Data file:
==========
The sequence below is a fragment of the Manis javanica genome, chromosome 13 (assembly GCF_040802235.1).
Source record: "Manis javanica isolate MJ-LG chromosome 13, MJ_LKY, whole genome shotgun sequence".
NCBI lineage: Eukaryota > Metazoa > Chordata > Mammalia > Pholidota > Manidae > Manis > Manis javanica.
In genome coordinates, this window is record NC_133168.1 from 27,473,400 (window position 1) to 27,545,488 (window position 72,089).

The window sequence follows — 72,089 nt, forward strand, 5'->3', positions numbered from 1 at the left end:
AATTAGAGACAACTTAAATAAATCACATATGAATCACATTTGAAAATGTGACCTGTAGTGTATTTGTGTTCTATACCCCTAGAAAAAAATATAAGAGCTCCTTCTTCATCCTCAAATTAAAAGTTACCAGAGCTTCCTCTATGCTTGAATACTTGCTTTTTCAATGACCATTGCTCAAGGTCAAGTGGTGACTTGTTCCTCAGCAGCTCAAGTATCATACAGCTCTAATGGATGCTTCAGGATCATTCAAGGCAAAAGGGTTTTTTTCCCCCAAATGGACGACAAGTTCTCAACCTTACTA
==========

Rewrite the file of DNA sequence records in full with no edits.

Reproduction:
The sequence below is a fragment of the Manis javanica genome, chromosome 13 (assembly GCF_040802235.1).
Source record: "Manis javanica isolate MJ-LG chromosome 13, MJ_LKY, whole genome shotgun sequence".
NCBI lineage: Eukaryota > Metazoa > Chordata > Mammalia > Pholidota > Manidae > Manis > Manis javanica.
In genome coordinates, this window is record NC_133168.1 from 27,473,400 (window position 1) to 27,545,488 (window position 72,089).

The window sequence follows — 72,089 nt, forward strand, 5'->3', positions numbered from 1 at the left end:
AATTAGAGACAACTTAAATAAATCACATATGAATCACATTTGAAAATGTGACCTGTAGTGTATTTGTGTTCTATACCCCTAGAAAAAAATATAAGAGCTCCTTCTTCATCCTCAAATTAAAAGTTACCAGAGCTTCCTCTATGCTTGAATACTTGCTTTTTCAATGACCATTGCTCAAGGTCAAGTGGTGACTTGTTCCTCAGCAGCTCAAGTATCATACAGCTCTAATGGATGCTTCAGGATCATTCAAGGCAAAAGGGTTTTTTTCCCCCAAATGGACGACAAGTTCTCAACCTTACTA